The Oscars were great. Cruz and Hayek were gorgeous, but Oprah’s right, the hottest woman on stage was Halle Berry. She’s unbelievably beautiful. Next time I go to China, I need to take some pictures of hot black women (Halle Berry, Beyonce, Naomi Campbell, etc.) with me and show them around. I wonder if the Chinese would consider Halle Berry super-hot or would they pick a bland blonde like Gwyneth Paltrow. They’ll probably pick Paltrow, those poor deluded souls.

    I know one thing: these broads ain’t eating any Chinese junk food!

  22. Random Reader seZ:
    That is definately an awesome lay-out for your junkfood reveiw. I loved the various facial expressions. What IS Ju Rou?
    To add a bit about Soy milk…its all about the Chocolate Silk Soy milk. All the chocolate milk goodness, no insane stomache ache from chugging the bottle.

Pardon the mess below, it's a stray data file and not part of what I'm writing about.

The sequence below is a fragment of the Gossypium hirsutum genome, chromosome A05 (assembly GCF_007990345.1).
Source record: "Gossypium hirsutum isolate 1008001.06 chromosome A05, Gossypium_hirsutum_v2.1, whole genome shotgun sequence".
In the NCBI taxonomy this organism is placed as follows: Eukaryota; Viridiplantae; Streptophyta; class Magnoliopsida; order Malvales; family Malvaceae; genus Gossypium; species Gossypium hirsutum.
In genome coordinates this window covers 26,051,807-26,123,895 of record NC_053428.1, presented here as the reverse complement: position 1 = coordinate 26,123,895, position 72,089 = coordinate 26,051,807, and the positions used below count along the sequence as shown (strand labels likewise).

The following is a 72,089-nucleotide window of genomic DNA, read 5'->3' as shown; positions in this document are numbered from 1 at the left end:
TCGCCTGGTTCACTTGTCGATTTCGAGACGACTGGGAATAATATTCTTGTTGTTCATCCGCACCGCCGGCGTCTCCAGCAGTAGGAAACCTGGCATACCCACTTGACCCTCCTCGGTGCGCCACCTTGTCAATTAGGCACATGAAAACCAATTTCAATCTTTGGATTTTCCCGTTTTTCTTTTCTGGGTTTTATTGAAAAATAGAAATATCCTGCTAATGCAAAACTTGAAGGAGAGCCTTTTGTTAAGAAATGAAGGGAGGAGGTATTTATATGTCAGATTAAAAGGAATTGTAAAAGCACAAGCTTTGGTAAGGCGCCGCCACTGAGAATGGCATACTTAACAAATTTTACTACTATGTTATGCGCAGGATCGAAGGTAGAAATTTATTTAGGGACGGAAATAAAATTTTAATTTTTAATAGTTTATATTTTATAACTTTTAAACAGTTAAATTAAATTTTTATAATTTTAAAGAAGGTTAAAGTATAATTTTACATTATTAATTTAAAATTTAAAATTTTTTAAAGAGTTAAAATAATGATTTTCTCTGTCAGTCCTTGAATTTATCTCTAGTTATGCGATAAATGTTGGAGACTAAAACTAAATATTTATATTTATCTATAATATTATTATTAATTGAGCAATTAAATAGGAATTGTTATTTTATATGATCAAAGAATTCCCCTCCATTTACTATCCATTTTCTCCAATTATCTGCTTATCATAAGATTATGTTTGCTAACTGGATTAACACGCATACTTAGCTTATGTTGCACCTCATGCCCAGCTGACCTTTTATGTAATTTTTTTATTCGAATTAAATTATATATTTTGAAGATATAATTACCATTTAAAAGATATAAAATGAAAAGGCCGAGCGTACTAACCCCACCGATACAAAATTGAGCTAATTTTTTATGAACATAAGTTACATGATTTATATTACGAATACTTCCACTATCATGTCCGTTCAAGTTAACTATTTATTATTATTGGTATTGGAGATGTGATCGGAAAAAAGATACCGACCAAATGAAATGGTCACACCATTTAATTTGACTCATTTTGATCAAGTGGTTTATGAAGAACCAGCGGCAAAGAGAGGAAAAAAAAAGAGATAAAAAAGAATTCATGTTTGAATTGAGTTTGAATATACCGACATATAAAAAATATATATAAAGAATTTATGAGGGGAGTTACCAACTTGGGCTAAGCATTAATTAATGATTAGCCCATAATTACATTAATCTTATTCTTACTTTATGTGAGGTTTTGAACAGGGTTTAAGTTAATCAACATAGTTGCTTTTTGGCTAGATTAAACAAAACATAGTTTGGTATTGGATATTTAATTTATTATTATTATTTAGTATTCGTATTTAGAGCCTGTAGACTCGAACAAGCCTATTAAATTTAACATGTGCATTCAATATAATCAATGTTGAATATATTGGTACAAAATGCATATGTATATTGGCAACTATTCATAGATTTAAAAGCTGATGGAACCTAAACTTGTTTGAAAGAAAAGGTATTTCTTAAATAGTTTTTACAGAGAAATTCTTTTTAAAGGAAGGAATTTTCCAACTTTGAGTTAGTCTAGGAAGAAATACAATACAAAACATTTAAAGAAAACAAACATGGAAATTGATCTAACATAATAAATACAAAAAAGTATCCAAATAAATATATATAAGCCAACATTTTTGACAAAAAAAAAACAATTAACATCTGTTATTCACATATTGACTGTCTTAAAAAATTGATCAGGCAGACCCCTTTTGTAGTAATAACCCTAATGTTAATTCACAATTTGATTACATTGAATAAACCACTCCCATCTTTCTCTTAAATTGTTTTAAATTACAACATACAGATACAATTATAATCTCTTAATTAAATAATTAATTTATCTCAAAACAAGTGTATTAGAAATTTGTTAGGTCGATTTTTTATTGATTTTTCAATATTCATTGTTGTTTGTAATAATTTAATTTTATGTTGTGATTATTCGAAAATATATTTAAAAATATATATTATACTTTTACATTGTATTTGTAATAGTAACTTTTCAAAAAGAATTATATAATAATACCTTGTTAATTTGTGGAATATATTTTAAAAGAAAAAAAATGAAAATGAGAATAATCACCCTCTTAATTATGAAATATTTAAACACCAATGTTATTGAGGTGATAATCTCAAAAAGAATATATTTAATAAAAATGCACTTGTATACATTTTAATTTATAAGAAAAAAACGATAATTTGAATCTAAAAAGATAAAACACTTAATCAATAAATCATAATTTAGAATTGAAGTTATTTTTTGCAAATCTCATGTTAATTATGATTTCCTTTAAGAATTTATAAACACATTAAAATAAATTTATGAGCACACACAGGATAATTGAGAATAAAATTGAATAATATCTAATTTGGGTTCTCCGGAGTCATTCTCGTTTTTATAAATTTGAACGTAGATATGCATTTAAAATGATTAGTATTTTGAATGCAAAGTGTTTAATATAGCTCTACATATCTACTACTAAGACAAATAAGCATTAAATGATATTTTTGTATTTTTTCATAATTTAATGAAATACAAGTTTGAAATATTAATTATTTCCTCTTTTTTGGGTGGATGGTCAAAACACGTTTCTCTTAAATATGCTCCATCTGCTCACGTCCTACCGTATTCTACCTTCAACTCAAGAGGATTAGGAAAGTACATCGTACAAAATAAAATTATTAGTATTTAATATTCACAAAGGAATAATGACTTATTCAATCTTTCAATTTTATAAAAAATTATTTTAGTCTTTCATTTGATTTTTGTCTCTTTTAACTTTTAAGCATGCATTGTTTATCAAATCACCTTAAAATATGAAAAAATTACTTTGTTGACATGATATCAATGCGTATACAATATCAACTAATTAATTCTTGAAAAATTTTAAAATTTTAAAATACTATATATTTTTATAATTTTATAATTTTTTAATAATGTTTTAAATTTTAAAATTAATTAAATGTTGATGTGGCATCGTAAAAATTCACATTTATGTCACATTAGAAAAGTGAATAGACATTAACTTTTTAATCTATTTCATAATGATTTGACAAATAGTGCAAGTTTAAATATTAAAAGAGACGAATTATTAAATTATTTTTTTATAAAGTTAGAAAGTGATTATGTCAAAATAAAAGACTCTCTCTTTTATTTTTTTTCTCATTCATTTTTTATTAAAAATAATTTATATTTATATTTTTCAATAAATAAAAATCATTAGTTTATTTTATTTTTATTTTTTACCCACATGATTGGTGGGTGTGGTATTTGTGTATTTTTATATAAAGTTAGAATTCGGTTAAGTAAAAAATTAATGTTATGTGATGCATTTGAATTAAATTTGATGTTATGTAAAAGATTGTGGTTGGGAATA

23. Enjoyed the review and the layout. Can’t you guys find anything really disgusting to eat though? I think the first junkfood review had more stuff that looked awful.

  24. Phil,

    Good quesiton and thanks for the comment! That was one of the issues we ran into: finding the worst and nastiest; in fact, we didn’t include a number of goods in the review because there was no question they were undoubtedly good (e.g. Pocky G chocolate/berry). The Taiwan 7-Eleven only had so much and the limited selection plus we were pretty hungry so we ended up getting more good stuff that didn’t get reviewed because it was eaten. I vow that the next will be ‘disgustingly awful’.

  25. schtickyrice Says: March 1, 2005 at 9:44 am

    Is Ju ruo Taiwanese pinyin for zhurou? Looks like pork jerky anways…not one of my favorites.

  26. I thought China really liked Naomi Campbell and that she was well known. Xinhua calls Campbell a “Black Pearl” and they like to show photo galleries of her. But that may be because she’s part Chinese…